Horse owners are traditionally the most DIY of animal-lovers.
Hands up if your vet has ever looked at you and said “You know how to take stitches out, right?” or if you see them more for a scheduled drop-off of prescription medicines than for emergencies.
But even if you prefer to let the professionals take care of the messy business of treating wounds and checking vitals, there are certain first aid must-haves that no stable can be without. Unless you have a veterinarian on staff, at some point you will find yourself with an emergency that requires immediate care — and a vet out on the road with an indefinite arrival time. Having basic first aid skills, and the tools to use them, are part of horse ownership.
Buying a ready-made first aid kit is one easy option to help you feel prepared for any emergency. Most equine supply stores offer pre-made first aid set-ups: SmartPak’s options range from the $14.95 “mini” first aid kit (featuring wound-care items like gauze pads, iodine swabs, and antibiotic packets) to the massive $685 “Large First Aid Station,” which is basically a medical tack room in a box.
Of course, when buying a pre-made first aid kit, you run the risk of duplicating items or over-paying for things you already have. The Large First Aid Station includes many items most horse-owners would consider normal parts of their inventory, including insect repellent and Nitrofurazone. If you want to assemble your own first aid essentials, here are the very, very basics:
Povidone 10% Iodine: Most of us know it as Betadine, the surgical rinse and scrub that turns our hands orange. Povidone solution is an all-purpose, non-stinging disinfectant for just about every abrasion and scrape your horse can manage to inflict upon himself.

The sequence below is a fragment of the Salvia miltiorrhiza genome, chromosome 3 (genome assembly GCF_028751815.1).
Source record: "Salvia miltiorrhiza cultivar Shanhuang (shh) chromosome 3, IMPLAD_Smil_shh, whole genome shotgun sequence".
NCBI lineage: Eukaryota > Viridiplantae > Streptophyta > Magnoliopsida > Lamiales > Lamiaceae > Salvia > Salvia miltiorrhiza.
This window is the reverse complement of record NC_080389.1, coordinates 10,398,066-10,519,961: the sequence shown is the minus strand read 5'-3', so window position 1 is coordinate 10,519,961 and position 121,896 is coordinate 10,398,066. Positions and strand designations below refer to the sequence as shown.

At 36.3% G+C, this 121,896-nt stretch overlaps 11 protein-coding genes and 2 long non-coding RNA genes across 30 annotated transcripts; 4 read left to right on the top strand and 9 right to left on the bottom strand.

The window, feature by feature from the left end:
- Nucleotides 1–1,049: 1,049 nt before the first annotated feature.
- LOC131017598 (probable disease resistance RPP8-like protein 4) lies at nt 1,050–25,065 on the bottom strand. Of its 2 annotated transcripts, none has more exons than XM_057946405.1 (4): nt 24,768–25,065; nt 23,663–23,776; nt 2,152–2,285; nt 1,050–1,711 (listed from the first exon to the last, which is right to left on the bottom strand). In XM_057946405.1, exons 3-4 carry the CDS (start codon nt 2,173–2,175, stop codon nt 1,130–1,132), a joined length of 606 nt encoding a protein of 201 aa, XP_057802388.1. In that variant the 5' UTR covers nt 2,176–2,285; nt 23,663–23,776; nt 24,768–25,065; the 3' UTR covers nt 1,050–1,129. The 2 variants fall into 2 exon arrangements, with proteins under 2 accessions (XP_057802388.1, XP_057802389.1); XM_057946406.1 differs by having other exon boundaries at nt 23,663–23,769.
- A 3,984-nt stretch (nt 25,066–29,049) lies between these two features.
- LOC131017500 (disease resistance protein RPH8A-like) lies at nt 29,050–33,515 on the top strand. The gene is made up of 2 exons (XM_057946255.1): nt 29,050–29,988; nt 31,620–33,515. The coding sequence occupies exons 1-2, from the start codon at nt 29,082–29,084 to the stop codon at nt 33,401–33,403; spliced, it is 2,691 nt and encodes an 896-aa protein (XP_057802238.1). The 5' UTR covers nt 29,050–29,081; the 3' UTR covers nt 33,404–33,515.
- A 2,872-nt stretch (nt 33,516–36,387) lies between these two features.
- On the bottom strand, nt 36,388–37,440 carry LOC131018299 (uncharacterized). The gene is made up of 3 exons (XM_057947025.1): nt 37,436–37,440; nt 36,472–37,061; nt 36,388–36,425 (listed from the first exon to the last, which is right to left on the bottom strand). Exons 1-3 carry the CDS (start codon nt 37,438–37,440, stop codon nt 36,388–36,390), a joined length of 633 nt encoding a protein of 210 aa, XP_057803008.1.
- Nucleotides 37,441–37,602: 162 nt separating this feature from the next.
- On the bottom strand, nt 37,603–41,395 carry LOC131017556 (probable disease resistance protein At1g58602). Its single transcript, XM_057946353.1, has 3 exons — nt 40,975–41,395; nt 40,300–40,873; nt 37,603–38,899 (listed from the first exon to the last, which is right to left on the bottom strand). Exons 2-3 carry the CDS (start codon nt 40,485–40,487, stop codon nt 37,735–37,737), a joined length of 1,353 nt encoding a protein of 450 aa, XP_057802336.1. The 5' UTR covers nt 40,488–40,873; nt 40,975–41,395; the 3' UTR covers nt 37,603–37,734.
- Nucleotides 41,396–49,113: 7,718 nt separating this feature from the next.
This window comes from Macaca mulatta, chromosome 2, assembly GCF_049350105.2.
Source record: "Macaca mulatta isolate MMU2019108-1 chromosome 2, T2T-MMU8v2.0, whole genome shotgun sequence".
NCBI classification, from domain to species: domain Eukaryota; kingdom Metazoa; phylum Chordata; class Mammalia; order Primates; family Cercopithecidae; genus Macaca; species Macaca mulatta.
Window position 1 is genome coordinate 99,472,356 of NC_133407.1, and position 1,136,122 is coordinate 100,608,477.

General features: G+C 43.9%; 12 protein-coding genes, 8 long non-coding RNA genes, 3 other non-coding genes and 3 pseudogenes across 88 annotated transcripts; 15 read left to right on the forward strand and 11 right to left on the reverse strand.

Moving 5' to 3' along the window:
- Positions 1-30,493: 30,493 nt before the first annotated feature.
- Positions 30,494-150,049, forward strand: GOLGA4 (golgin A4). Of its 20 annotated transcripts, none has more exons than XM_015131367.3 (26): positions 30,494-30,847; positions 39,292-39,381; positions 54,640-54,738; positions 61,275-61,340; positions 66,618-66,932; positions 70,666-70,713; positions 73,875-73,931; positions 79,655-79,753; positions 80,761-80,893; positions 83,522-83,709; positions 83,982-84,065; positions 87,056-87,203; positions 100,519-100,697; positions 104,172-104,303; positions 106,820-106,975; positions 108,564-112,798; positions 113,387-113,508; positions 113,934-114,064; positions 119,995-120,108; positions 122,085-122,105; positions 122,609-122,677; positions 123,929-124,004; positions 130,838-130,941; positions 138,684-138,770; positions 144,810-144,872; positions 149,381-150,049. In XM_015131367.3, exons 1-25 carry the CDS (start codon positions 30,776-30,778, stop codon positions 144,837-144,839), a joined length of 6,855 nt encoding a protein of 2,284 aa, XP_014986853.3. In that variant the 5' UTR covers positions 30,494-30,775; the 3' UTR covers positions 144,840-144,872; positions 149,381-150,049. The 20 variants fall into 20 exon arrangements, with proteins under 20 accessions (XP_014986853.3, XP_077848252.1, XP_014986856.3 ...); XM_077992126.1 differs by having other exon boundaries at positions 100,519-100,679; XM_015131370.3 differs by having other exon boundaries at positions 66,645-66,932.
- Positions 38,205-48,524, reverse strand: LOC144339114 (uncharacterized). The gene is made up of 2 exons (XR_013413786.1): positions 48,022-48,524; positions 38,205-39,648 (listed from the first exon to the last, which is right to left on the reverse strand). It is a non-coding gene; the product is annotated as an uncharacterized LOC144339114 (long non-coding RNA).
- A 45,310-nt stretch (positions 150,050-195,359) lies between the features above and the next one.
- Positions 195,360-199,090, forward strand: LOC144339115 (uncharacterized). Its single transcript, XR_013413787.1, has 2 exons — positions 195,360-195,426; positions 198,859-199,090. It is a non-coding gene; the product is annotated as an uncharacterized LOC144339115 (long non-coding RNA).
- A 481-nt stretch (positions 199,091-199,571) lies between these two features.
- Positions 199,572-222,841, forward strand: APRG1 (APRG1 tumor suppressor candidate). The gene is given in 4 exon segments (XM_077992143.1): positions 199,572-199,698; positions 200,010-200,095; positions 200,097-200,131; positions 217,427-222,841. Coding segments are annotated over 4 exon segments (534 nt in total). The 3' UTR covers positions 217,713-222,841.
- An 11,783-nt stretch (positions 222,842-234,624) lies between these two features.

Rubbing Alcohol: Another disinfectant, use this one for any instruments you might need in order to clean up or secure a wound.
Self-adhesive bandages: Stretchy, self-stick wraps like Co-Flex and Vetrap are invaluable for holding emergency bandages or ice packs in place. Use caution at points where joints flex; pressure from these wraps can cut into skin.
Antiseptic cream: Whether it’s triple antibiotic from the drug store or an equine-only topical, once you’ve disinfected a wound, you’ll want an antiseptic cream to keep it that way.
Wound powder: Some wounds don’t want to stop bleeding. Powders stop the bleeding and help prevent proud flesh.
Thermometer: The old-fashioned glass kind, with a piece of string tied to the end, is an essential for any barn. Knowing your horse’s base temperature, and how far he has strayed from it, gives you an excellent picture of just how unwell your horse is feeling. And the veterinarian will appreciate the advance information.
Petroleum Jelly: It’s for the thermometer. You can also coat minor abrasions with the goo to keep it moist and encourage hair to grow back without a scar.
Scissors: For cutting bandages, duct tape, or anything else that’s in your way.
Saline solution: Horses with puffy or swollen-shut eyes might have something as minor as an eyelash or a piece of hay in there, but you need saline to rinse it away before irritation sets in, possibly causing an ulcer.
This is the most basic of lists, for taking care of minor issues or simply tiding the horse over until the veterinarian arrives. Many horse owners would add dozens of items to this list, including prescription medications: Banamine, phenylbutazone, acepromazine, and antibiotics, to name just a few medicine-cabinet regulars.
As a horse owner, it’s up to you to discuss your comfort level with medical procedures with your own veterinarian, and decide how much you need to know and be prepared for. But however squeamish you might feel, be prepared for some level of medical intervention in your horse’s life. So stock the medicine cabinet now — it will save you a lot of worry later!